What are the first principles of education? Can we borrow from Silicon Valley and break the entire system, from K-20 and beyond, down to its constituent parts and build a new system that works for the world today? This may actually consist of two elements, the core purposes and the available technologies. A couple of intriguing pieces I’ve read recently suggest that this approach has value, if not immediately at least as an exercise to introduce ideas into the current system to help begin the transition to something better.
Shane Snow took this idea of first principles and applied it to reforming the prison system. He puts together an amazing thought experiment on how to use items like trailers, treadmills, Oculus Rift, and Soylent to handle the various needs of the inmates while potentially radically reducing the cost. Likewise, Frederic Filloux puts together a shorter piece, based on current financial reports and with the same goal as the prison reform in mind, contending for two changes that would push the New York Times into the future. The two moves are to abandon the daily print edition while creating a higher quality Sunday/weekend edition and aggressively moving into foreign markets.
I was a terrible student in the traditional setting. I was tested for a learning disability in the 3rd grade and scored at the junior/senior level in high school. I was bored. My high school GPA was 2.03. It took me 14 years, including flunking out twice and changing majors 4 times, to finish my BS with a 2.35 GPA. I also finished my M.Ed. in 15 months with a 3.97 and am moving through a PhD where my only difficulty has been financial.
What changed? What caused me to suddenly be able to do better? What was the reason I went from constantly bored/on the verge of dropping or flunking out to someone who will almost certainly have a terminal degree in education? I can attribute it to the methods used in online learning being far more in line with well researched learning theory than the traditional setting where I struggled.
With that said, I believe we can still do much better. I’m going to give you a list of the elements I’m currently viewing as the essential parts of education, the first principles. These are based on my study in the field, on discussion with fellow students and educators at the graduate level, and gut feelings born from my own experience. Hopefully these can help us move forward in a meaningful way that finally disposes of Horace Mann’s outdated approach.
What Are The First Principles Of Education?
- Where will education occur? Is it actually important in an increasingly connected world to have a permanent physical location for learning? Would it be better to utilize our surrounding in a more comprehensive manner where schools, libraries, community centers, and other civic institutions are all considered part of the physical structure of education?
- Job & Life Skill Development
- Most subjects required for college entrance were determined by a small number of administrators over 100 years ago. Our educational system needs to focus on useful skills for life outside of academia for those whose interests are elsewhere. Personal finance over algebra, reading what interests before reading what is considered good or important, learning how to find, assess, and implement knowledge, and other real world skills should be emphasized.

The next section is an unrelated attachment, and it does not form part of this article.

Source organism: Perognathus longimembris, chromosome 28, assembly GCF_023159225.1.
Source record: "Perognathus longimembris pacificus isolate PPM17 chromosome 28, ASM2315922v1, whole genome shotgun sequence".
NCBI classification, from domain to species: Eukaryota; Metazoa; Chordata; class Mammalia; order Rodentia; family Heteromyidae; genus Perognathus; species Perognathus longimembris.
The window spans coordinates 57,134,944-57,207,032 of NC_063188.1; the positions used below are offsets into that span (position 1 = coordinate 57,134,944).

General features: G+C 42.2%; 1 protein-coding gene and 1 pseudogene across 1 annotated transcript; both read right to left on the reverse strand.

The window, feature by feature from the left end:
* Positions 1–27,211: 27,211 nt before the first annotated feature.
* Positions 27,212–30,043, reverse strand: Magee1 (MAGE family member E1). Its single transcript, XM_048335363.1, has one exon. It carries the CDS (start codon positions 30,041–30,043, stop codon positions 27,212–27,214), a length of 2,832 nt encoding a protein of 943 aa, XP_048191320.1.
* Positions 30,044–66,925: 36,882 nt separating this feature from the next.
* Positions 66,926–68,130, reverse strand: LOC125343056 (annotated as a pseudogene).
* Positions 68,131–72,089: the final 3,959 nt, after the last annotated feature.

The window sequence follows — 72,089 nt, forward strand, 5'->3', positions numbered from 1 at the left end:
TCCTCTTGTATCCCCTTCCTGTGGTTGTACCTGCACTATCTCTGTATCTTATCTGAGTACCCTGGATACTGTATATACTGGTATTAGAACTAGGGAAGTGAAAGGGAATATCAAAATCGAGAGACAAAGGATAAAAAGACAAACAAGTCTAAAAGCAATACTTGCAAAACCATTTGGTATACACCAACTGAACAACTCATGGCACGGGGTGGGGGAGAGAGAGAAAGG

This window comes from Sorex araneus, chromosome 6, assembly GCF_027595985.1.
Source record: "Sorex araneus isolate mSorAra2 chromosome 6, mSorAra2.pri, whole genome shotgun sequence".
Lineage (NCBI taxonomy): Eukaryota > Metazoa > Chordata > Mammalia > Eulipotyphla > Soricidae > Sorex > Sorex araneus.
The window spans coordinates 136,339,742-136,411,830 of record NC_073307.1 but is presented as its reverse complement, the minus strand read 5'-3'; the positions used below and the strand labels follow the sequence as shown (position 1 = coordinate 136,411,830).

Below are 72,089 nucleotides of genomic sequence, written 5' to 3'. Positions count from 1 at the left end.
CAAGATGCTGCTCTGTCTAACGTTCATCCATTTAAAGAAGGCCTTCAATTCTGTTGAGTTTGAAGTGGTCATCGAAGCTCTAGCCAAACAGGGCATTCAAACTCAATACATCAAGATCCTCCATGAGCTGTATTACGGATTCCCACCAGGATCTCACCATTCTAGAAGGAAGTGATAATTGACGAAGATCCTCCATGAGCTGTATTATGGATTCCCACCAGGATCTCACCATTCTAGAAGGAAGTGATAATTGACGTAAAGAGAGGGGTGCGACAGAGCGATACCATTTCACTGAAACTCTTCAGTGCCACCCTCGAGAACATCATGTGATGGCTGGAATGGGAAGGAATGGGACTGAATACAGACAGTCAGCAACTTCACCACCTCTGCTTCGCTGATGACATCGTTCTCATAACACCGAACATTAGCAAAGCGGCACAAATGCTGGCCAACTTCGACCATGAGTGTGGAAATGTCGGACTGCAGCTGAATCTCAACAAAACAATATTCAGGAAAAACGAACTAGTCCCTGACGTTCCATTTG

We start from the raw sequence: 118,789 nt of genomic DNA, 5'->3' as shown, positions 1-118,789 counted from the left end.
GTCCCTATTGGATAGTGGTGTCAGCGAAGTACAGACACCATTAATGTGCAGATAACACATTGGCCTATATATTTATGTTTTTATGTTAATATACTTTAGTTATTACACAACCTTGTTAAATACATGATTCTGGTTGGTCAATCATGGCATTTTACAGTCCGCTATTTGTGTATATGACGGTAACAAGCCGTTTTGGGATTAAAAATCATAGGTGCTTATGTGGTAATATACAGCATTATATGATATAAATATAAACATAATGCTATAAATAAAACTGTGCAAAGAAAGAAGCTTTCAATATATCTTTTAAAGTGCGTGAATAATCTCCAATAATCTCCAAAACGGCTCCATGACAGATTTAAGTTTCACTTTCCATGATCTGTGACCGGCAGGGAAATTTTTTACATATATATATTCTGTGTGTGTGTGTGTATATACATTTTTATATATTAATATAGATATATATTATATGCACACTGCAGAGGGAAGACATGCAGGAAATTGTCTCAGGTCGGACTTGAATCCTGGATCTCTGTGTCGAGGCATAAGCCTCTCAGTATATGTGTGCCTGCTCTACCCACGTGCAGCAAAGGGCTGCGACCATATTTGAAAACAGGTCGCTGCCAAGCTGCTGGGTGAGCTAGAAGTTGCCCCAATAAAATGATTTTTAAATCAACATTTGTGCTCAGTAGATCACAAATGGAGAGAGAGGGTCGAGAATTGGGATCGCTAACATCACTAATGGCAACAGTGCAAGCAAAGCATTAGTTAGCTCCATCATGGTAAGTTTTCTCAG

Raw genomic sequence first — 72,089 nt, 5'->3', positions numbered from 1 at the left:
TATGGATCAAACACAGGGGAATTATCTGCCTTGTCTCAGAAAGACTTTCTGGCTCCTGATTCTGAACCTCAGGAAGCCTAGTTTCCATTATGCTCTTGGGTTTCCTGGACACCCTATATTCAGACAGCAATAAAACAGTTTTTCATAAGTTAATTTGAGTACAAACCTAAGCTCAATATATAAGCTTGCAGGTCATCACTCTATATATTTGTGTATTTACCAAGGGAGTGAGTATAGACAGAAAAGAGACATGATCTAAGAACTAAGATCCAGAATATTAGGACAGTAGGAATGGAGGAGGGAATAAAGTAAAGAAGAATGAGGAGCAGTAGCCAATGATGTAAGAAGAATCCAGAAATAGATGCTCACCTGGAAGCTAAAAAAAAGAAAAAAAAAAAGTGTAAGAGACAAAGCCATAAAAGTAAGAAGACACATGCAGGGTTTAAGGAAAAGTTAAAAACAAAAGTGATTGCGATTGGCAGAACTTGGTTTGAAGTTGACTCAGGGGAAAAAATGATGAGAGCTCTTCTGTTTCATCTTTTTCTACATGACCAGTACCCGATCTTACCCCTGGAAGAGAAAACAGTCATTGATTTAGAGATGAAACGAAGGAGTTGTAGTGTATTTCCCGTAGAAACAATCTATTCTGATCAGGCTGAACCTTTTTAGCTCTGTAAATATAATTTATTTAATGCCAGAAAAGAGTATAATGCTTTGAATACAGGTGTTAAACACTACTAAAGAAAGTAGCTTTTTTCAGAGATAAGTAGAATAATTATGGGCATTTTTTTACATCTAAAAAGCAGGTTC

- Standards, not Standardization
- There are now over 900 colleges universities in the US that either don’t consider, or make optional, the SAT or ACT for admissions. The SAT itself was not studied for validity or predictability of college success for 20 years after it was implemented. Finland’s entire set of mathematics standards through the end of high school is shorter than any one single year of Common Core. We should have standards, not standardization, as our goal is to produce citizens and not cogs in a machine.
- Organized Freedom/Relevance to Individuals
- To borrow from Lisa Nielsen, I’m going to say that we need to stop organizing by date of manufacture. Physical, mental, emotional, and other aspects of our person develop differently. Why do we think educational maturity could/should occur at the same time in the same way for every student? Adding to that, beyond real essentials like the skills above there needs to be greater focus on developing individual interests and proclivities in an effort to maximize each person’s potential.
- Permanent Access to Information
- I’ll write more on this in a later post, but the current and emerging reality means that what we’ve done and learned shouldn’t disappear anymore. I can’t access much of what I did in K-12, and that makes sense as the idea of it being online was still just a dream. I can’t access my old M.Ed. courses despite the fact that they were completely online and that information shouldn’t have gone anywhere. That needs to change. I would love to see something akin to a permanent portfolio that is set up from the beginning of formal education.
- Safety (Physical, Mental, Emotional)
- Our current forced class system and forced test structure is one that contributes to the conflict students encounter on multiple levels. No system should make a place of learning, whether in person, hybrid, or fully online unsafe. Wherever our learning occurs, it needs to be safe for our physical bodies, safe for our mental growth, and safe for our emotional development.
What Are You Going To Do About It?
What parts of this do you agree with? Which ones do you disagree with? Would you add anything to the mix?